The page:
Phil Twyford to decide whether Auckland businesses impacted by City Rail Link will receive compensation

The Transport Minister is set to decide whether Auckland business owners impacted by City Rail Link construction will get the compensation they are looking for.

Auckland Mayor Phil Goff is now suggesting a fund might be appropriate for those who have lost thousands due to the construction. 

The City Rail Link is aimed at sending Auckland into the future, but it might leave surrounding businesses with no future at all.

They say construction has turned everyone away.

Shobana Ranchhodji's florist business has taken a massive hit.

"You've got to pay your rates, you've got children to feed, you have still got to get groceries on that table, you've still got to pay for your rates," Ranchhodji told Newshub.

Today, she urged city councillors to push the council and Government to help struggling business owners.

"It has affected me, with me affecting my whole family. When I go home this is what I talk about, what I can do better," she says sadly.

Ranchhodji and others have been arguing for compensation for months. Some claim to have lost more than a million dollars in earnings.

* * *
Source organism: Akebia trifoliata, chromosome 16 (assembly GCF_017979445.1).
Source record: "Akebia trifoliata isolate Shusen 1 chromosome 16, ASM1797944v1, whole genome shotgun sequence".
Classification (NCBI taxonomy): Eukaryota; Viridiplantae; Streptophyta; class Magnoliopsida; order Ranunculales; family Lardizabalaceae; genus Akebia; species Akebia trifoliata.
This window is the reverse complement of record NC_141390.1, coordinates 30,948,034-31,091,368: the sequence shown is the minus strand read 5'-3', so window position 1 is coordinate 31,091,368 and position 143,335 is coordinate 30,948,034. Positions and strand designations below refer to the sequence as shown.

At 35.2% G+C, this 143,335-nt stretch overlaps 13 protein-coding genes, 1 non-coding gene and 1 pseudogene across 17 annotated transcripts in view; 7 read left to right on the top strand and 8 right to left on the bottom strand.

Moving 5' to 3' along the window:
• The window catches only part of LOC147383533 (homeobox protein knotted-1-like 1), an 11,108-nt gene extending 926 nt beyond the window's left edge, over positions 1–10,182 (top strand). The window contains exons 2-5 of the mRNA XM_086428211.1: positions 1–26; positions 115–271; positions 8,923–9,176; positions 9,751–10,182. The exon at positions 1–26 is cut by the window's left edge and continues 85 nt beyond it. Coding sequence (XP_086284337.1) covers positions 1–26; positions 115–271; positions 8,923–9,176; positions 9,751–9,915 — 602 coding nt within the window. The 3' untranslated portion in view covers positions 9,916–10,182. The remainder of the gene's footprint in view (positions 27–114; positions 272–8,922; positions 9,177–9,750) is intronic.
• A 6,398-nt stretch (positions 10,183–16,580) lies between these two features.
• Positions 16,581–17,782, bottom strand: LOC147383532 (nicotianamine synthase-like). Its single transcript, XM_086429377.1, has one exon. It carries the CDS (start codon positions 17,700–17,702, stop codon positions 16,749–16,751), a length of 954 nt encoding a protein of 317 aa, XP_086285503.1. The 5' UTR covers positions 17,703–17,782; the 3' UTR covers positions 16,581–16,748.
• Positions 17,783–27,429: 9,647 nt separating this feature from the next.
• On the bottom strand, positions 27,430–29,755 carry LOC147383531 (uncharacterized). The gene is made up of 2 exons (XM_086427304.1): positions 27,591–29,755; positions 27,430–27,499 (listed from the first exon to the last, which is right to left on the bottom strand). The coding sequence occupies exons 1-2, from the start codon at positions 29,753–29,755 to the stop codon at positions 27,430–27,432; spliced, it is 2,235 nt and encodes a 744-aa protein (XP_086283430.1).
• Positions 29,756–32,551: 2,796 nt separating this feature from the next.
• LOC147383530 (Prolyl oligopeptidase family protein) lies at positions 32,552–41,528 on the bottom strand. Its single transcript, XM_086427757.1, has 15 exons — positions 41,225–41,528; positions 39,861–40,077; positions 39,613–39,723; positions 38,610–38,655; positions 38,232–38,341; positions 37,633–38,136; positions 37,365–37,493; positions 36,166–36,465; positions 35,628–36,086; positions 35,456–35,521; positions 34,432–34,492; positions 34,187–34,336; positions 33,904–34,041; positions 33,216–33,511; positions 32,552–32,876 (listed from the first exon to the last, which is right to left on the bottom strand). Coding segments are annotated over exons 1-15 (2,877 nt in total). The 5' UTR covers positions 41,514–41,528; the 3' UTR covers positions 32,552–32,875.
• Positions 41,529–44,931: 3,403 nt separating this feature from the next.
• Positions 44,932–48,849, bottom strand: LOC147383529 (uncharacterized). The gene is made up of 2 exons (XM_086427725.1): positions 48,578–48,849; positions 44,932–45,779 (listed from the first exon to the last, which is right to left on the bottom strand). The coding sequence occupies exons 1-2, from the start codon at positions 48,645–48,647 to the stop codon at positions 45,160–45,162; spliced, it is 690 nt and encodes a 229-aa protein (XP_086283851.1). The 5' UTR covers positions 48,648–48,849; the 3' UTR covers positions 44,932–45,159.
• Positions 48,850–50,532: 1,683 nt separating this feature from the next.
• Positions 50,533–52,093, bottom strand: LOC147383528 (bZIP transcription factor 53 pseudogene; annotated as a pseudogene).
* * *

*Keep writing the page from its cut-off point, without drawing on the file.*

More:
Tuesday's meeting was held at the Shakespeare Pub on Albert Street, another business that says it has been greatly affected by City Rail Link. Constant fencing, construction and diggers are preventing customers from visiting the local businesses.

"We need the Minister and the Mayor to step up and resolve this," Local MP Nikki Kaye told Newshub.

On Tuesday, the Mayor gave Newshub the strongest indication yet that help is finally on the way.

Goff says he's now hoping to offer financial relief to business owners impacted by the Rail Link.

"Not a compensation fund as such, but a hardship fund where we could provide some relief in exceptional circumstances," says Goff.

But for the talk to turn into action, the Government has to agree.

Transport Minister Phil Twyford only says he'll consider it. The problem is, no compensation is offered for any other public projects.

"Businesses from one end of the country to the other are affected by those works and there is no precedent for cash payouts," says Twyford.

So while the Government and the council argue over the details, businesses on Albert Street are forced to keep waiting.